Walter Price, senior portfolio manager at RCM Technology Trust, notes a clear trend in technology in emerging markets is the growth of e-commerce and internet development.
“I think what we’ve seen is that China is kind of skipping the mall build-out phase we went through in a lot of developed markets, and is going right to e-commerce from the neighbourhood stores.
“That’s not to say that there aren’t some destination malls being built in some second and third tier cities, but instead people are going onto the web to look for luxury goods and attractive products that they see on TV or they see on the web or western shows, and they’re buying them on the internet and having them delivered.”
He adds: “You have also got internet video that’s growing really fast in China as an alternative to the state media, and you’ve got e-commerce which is growing really fast and has one of the highest growth rates in any of the countries around the world and that causes rapid growth for new technology products.”
Mr Price notes one of the big issues for the PC industry has been the rise of the tablet computer in China, particularly as tablets suitable for surfing the web and watching internet video are priced at roughly $100 in southern China.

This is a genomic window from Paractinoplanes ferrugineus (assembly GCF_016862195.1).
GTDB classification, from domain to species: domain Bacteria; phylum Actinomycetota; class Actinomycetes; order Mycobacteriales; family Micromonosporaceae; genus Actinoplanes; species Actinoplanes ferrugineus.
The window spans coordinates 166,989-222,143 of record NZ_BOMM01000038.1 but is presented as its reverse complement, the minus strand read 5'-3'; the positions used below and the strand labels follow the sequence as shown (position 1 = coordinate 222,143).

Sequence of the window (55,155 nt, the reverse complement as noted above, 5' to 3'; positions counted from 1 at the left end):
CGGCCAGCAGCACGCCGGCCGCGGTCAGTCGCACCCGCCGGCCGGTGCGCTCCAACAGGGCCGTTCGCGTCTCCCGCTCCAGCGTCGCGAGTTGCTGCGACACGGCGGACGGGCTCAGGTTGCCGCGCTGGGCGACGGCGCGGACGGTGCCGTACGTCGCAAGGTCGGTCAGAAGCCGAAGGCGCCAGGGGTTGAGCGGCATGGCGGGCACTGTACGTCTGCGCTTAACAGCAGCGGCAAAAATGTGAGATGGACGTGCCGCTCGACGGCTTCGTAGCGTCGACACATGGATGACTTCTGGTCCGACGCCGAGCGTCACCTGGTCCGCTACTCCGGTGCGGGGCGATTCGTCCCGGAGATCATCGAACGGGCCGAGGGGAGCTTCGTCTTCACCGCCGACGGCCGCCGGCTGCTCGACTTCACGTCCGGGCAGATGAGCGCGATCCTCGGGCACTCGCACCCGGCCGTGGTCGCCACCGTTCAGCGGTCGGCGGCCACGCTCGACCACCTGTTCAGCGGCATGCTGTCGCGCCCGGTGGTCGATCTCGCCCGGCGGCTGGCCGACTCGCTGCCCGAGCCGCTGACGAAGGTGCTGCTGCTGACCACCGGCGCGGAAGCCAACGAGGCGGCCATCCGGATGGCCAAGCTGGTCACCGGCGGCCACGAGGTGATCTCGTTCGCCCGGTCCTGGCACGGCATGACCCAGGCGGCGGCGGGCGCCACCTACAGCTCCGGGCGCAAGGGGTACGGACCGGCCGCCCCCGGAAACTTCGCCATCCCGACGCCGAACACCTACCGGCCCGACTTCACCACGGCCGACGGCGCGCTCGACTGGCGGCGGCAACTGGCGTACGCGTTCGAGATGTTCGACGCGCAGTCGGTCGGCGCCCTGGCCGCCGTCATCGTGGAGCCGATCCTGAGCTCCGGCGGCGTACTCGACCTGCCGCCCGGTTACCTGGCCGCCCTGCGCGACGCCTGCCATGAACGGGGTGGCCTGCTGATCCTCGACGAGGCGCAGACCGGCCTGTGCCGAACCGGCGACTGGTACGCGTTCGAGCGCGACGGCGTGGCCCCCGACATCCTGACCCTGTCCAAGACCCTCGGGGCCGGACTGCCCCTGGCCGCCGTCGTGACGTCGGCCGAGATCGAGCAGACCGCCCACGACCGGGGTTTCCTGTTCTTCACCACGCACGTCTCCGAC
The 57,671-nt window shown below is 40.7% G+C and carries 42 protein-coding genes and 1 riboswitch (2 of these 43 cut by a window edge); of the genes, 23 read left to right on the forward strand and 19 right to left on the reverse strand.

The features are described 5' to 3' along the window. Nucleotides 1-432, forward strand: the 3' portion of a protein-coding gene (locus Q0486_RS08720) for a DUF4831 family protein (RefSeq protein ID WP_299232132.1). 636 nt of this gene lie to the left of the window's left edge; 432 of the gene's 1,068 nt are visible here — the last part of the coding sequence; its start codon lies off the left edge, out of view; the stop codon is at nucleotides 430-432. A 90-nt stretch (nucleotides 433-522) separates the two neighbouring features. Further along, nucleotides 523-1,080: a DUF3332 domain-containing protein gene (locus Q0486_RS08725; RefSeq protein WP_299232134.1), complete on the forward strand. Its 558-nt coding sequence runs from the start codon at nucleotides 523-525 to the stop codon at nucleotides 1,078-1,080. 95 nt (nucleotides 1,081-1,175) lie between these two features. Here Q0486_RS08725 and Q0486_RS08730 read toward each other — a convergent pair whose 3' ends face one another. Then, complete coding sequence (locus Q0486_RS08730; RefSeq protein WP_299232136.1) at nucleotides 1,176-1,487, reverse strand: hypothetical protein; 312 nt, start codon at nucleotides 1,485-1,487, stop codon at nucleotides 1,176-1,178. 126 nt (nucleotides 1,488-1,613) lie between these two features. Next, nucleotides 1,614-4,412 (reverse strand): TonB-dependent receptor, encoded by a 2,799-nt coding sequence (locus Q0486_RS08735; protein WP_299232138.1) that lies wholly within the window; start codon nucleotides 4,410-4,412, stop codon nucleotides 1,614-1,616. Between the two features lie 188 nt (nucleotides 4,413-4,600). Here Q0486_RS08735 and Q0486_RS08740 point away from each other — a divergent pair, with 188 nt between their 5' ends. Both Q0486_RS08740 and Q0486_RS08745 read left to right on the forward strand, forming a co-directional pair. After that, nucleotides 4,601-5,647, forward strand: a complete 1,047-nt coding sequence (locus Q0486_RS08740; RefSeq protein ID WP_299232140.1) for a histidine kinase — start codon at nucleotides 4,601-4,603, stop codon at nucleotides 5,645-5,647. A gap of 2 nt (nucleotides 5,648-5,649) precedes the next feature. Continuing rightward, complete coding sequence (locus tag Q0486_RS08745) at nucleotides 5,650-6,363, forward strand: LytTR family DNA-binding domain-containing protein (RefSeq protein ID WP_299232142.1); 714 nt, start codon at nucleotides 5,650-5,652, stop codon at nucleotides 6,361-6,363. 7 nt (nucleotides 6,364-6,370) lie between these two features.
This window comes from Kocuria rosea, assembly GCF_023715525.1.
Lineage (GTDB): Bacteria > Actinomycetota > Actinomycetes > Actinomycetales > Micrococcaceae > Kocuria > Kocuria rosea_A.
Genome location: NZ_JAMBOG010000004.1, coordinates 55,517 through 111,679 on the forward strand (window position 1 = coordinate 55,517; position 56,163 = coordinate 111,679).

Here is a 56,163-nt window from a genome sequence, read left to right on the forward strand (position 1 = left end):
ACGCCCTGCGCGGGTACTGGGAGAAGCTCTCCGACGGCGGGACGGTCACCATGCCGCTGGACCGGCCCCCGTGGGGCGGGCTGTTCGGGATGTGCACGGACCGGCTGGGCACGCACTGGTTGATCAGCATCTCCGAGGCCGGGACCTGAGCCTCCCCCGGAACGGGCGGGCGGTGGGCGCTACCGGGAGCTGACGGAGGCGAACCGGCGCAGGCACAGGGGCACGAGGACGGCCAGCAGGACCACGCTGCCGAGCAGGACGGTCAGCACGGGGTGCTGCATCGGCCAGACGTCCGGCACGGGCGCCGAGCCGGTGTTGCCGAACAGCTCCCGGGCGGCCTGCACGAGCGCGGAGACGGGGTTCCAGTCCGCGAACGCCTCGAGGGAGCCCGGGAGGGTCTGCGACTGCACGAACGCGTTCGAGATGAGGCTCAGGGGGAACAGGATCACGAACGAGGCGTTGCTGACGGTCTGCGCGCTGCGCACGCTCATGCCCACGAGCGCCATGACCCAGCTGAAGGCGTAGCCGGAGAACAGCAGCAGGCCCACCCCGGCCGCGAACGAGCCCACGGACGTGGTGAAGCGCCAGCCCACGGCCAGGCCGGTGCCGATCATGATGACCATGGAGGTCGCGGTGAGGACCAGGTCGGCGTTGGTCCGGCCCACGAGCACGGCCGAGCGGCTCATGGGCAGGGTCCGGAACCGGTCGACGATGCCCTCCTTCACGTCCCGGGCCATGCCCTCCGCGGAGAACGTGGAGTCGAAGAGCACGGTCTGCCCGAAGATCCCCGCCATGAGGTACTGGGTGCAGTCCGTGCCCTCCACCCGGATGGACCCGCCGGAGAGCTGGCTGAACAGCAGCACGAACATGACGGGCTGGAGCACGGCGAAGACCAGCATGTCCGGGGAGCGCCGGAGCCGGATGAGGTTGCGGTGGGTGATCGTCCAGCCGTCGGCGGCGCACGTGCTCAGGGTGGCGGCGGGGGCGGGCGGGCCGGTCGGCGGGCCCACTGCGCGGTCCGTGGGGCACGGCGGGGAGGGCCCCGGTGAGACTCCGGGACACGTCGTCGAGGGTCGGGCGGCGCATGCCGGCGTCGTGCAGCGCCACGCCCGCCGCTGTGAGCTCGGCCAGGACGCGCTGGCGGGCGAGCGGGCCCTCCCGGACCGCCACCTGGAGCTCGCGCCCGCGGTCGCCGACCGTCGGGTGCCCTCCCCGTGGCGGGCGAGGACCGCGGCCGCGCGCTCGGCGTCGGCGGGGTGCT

“As a result, because the price point is so much lower than a PC in China, you’re seeing people buying those instead of PCs, and so the whole worldwide PC industry has gone into this slow growth or no growth phase, simply because of what’s going on in emerging markets. I think we’re seeing many interesting phenomena like that.”
However he warns that while the growth of the internet and the desire of the Chinese to try and differentiate themselves can see technology brands grow rapidly, it can also go the other way.
“If they see a new phone from say Samsung they may buy less of the iPhone, as they see people carrying the Samsung Note – the product that fits in people’s handbags – so the acceleration and deceleration of these luxury products are very strong.”
Dmitry Solomakhin portfolio manager of the Fidelity Global Technology fund, adds that for some consumer technology products emerging markets already represents a significant proportion of global demand, with China currently the second largest market for LCD TV sales.
The manager explains: “Overall, emerging markets as a whole represent a long runway of growth because they are still very under-penetrated in terms of technology, both in consumer as well as enterprise IT investments.
“At present, in the consumer technology categories, demand seems to be bifurcated between a relatively small proportion of aspirational buyers who are happy to pay a premium for their favourite brands - not dissimilar to the luxury goods market - and a significant proportion of value buyers going for lower cost options.